You could add the following aspect to the discussion: How can we be critical but at the same time constructive?

Potentials and pitfalls in the region (fundamental)
Group work, discussion / 40 minutes
Trainees reflect on and discuss how constructive journalism can benefit their regions but also where the potential challenges or even dangers lie in implementing a constructive approach.

Trainees reflect on and discuss on how constructive journalism can benefit their region but also what the potential challenges or even dangers of implementing a constructive approach are.

Group work: 20 minutes 
Group discussion: 20 minutes

Flipchart or (digital) whiteboard

Group work / Discussion, 40 min.
Divide trainees into groups. Ask them to discuss how they see the potential for constructive journalism in their country or region. In addition, they should look at the challenges that constructive journalism might face. They should pay special attention to the local context, the political and socio-economic situation and the media landscape.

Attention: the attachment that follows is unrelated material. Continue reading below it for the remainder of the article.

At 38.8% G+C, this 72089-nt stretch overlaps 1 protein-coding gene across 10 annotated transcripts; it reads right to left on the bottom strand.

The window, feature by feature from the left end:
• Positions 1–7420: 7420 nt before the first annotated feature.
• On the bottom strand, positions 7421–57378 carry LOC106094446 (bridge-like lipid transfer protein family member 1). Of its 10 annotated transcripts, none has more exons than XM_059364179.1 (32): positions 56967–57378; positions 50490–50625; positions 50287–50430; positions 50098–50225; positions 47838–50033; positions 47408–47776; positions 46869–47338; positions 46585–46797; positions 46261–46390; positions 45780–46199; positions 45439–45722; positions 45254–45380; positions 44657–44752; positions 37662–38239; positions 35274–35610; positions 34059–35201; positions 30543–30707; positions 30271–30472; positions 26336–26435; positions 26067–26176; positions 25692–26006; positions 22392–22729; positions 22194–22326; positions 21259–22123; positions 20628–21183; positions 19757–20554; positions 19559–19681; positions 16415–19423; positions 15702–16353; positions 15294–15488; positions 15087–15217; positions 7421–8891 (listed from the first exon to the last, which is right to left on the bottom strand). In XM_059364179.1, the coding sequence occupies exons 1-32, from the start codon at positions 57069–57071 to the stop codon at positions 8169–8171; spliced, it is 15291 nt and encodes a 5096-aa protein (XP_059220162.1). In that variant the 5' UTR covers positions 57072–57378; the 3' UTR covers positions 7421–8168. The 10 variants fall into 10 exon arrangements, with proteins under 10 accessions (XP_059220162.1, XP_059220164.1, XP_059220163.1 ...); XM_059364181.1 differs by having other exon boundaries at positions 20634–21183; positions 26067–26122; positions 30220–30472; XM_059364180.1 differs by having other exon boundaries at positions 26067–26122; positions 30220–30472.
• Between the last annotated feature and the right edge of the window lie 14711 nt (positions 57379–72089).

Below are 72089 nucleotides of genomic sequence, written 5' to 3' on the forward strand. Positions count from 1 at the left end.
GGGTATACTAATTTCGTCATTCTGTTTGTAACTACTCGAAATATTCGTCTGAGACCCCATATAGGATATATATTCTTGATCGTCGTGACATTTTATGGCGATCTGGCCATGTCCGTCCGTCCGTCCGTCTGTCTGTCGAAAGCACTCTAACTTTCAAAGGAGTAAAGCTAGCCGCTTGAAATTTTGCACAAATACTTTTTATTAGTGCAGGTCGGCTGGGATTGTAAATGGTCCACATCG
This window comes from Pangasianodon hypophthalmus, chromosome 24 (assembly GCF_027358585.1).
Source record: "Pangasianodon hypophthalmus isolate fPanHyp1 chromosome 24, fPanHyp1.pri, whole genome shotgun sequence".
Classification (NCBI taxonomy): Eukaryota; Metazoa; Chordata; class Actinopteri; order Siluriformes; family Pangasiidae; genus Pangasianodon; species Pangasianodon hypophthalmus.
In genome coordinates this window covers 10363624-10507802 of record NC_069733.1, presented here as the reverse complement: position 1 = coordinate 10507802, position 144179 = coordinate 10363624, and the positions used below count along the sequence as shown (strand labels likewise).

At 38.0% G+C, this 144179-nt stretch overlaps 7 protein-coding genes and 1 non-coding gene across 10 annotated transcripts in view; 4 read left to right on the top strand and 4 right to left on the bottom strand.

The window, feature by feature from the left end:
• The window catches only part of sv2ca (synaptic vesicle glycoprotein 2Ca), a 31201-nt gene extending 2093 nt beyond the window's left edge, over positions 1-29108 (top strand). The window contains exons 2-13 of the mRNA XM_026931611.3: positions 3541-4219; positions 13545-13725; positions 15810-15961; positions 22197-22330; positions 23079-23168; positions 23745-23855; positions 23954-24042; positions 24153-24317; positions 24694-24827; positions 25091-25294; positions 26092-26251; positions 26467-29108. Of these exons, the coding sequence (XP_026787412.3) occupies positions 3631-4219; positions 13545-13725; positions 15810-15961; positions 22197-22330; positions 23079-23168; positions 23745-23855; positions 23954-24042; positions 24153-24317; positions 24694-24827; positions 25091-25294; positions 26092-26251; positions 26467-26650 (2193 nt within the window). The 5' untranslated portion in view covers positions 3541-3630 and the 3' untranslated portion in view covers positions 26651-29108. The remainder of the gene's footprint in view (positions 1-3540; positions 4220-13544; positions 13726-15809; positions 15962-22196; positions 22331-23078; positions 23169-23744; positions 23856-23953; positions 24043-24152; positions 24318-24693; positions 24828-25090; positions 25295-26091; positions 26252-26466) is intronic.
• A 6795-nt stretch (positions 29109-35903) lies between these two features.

Some questions: How could CJ help? What positive effects could it have on audiences, society? Would people respond to it? Is it realistic for media houses, journalists? Would it be accepted by media organizations? How would it be seen by the government?

Ask them to write key words on cards, a flipchart paper or digital whiteboard. After 20 minutes, bring the larger group together and have one person from each group present. Then compare and discuss. See if there are many overlaps or strong differences. 

If the participants are made up of people from different countries, try to group them according to country or region.